As the uses for IoT devices continue to grow every year, the glaring issue of weak security will become more prevalent and pose a greater risk. Equipping these devices with certificates is the best way to ensure none of your valuable assets are compromised.


PEAP-MSCHAPv2 Vulnerability

The 802.1X authentication protocol known as PEAP-MSCHAPv2 can be exploited to gain user login information from devices that are not properly configured to connect only to trusted RADIUS servers.

A MITM is still possible with MSCHAPv2 by simply using a fake SSID to get an authenticated user to auto-authenticate with the attacker’s spoofed network. A well-documented weakness in PEAP-MSCHAPv2’s encryption method allows the attacker to easily decrypt packets sent over the air, thereby allowing the attacker to acquire the user’s login credentials.

Using the EAP-TLS authentication protocol will get rid of the risk of over-the-air credential theft because no credentials are sent over-the-air. Credentials are used for one-time certificate enrollment, and the certificate is sent to the RADIUS server for authentication. It’s the most efficient protocol and provides a far better user experience because password-related issues are completely eliminated.


Certificate Solutions With SecureW2

Configuring users for certificates is the only reliable way to prevent MITM attacks. Many companies are wary of attempting the utilization of certificates because of foreseen difficulties with configuration, but SecureW2 can make things easy.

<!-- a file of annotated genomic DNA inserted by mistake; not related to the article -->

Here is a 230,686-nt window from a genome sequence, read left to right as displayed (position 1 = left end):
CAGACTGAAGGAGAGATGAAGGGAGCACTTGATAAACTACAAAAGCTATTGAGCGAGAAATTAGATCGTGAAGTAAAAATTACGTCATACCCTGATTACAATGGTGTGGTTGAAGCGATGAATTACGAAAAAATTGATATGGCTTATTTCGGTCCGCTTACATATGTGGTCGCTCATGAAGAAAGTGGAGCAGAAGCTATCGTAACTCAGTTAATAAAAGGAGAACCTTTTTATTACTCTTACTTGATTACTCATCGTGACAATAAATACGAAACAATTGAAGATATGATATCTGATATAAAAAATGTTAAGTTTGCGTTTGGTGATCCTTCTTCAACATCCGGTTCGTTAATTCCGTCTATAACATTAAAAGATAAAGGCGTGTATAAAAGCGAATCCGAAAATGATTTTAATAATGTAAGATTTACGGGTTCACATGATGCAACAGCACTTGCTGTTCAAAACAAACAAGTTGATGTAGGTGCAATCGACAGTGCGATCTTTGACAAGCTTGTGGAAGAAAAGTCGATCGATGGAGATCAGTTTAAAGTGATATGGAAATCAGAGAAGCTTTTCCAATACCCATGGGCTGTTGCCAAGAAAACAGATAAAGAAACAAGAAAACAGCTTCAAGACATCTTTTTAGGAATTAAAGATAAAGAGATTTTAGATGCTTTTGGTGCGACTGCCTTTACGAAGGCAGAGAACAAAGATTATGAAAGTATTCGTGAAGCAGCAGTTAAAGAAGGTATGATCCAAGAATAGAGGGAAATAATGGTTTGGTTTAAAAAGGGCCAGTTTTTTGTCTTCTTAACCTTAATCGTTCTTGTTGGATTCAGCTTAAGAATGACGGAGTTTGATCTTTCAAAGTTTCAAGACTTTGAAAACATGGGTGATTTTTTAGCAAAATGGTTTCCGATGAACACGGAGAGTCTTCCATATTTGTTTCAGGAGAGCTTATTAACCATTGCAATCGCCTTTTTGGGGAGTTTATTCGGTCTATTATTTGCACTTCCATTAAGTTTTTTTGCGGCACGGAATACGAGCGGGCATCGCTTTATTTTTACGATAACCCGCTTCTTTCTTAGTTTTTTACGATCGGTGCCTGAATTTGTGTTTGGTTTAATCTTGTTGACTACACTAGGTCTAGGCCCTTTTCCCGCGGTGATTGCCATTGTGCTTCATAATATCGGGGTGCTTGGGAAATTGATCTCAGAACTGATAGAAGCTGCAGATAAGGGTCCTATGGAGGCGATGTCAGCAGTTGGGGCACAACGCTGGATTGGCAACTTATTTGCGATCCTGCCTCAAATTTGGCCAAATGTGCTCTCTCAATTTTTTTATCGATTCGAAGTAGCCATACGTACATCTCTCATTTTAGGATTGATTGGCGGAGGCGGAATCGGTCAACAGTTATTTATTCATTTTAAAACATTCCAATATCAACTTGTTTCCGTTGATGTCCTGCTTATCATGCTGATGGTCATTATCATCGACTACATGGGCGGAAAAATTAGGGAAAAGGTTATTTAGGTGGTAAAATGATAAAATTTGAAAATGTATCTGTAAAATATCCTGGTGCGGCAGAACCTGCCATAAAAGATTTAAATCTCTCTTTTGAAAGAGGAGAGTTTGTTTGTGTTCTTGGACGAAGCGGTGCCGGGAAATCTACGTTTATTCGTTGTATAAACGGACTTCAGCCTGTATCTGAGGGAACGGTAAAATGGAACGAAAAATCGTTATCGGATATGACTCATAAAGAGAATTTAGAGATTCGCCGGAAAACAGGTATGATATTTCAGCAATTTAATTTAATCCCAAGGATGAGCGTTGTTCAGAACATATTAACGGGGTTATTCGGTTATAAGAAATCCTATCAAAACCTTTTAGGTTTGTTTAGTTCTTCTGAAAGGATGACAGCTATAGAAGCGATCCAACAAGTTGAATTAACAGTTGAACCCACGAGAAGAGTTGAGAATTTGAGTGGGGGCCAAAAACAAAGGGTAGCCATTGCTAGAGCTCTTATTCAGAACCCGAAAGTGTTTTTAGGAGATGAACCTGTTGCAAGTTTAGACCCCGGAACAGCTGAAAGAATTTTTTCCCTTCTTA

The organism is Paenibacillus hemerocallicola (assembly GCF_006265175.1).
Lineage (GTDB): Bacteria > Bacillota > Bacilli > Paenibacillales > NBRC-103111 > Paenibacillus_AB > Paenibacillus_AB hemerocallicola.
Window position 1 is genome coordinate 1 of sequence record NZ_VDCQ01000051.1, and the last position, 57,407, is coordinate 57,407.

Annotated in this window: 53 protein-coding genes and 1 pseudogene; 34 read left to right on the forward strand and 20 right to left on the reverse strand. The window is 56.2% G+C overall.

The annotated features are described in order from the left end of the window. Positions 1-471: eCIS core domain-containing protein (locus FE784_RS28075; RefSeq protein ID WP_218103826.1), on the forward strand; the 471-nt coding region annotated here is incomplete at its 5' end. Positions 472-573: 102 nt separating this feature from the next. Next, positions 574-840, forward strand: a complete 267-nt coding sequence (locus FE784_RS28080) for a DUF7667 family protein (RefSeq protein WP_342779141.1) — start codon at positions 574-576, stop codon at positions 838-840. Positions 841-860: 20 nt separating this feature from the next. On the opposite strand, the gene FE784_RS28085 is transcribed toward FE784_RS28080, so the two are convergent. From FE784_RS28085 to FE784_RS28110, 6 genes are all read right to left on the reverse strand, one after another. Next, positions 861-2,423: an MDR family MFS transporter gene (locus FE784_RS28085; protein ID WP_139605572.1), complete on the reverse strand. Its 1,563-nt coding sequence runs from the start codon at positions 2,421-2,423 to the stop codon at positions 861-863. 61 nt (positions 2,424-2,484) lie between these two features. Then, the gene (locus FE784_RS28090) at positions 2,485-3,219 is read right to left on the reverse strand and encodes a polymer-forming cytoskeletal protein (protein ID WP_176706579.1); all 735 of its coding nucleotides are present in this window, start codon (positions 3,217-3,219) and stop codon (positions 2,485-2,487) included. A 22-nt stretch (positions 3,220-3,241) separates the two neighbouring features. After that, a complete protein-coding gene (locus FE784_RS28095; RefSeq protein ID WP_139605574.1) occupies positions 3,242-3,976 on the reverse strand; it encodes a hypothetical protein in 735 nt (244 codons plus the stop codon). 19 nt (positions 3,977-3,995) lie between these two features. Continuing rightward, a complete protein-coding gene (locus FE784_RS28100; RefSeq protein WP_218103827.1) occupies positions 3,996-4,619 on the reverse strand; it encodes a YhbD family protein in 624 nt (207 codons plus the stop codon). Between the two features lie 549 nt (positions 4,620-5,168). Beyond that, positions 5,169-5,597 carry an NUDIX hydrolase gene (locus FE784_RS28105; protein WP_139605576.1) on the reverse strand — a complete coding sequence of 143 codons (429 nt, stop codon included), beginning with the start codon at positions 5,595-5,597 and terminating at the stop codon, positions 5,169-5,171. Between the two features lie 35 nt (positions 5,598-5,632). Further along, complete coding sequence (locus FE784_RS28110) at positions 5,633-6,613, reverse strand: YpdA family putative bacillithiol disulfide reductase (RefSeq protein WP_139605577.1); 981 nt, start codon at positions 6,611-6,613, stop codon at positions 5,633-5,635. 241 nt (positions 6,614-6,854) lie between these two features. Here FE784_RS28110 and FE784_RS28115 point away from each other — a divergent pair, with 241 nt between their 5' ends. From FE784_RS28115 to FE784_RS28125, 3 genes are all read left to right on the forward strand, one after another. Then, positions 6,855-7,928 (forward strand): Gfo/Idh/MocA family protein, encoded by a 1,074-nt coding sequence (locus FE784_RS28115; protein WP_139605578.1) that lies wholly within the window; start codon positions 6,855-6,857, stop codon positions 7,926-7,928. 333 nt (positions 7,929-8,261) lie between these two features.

SecureW2’s JoinNow Solution software can simplify device onboarding for both BYODs and managed devices. For MDMs, We use SCEP Gateways to push profile configuration to managed devices that enable it to request a certificate with no user interaction. BYODs simply need to follow a few steps and are enrolled just as easily. With SecureW2, you can even generate custom client certificates and install them on your IoT devices, ensuring there are no attack vectors for malicious hackers

Credentials simply have no place in a modern security-focused environment. We provide cost-effective solutions for any organization that wants to make security a priority. Check out our certificate solution page for more information.



Key Takeaways:
  • No matter how strong the password, credentials are always going to be vulnerable to this MITM attacks.
  • Equipping IoT devices with certificates is the best way to ensure none of your valuable assets are compromised.
Learn about this author

Eytan Raphaely

Eytan Raphaely is a digital marketing professional with a true passion for writing things that he thinks are really funny, that other people think are mildly funny. Eytan is a graduate of University of Washington where he studied digital marketing. Eytan has diverse writing experience, including studios and marketing consulting companies, digital comedy media companies, and more.

802.1X Network Attack Vectors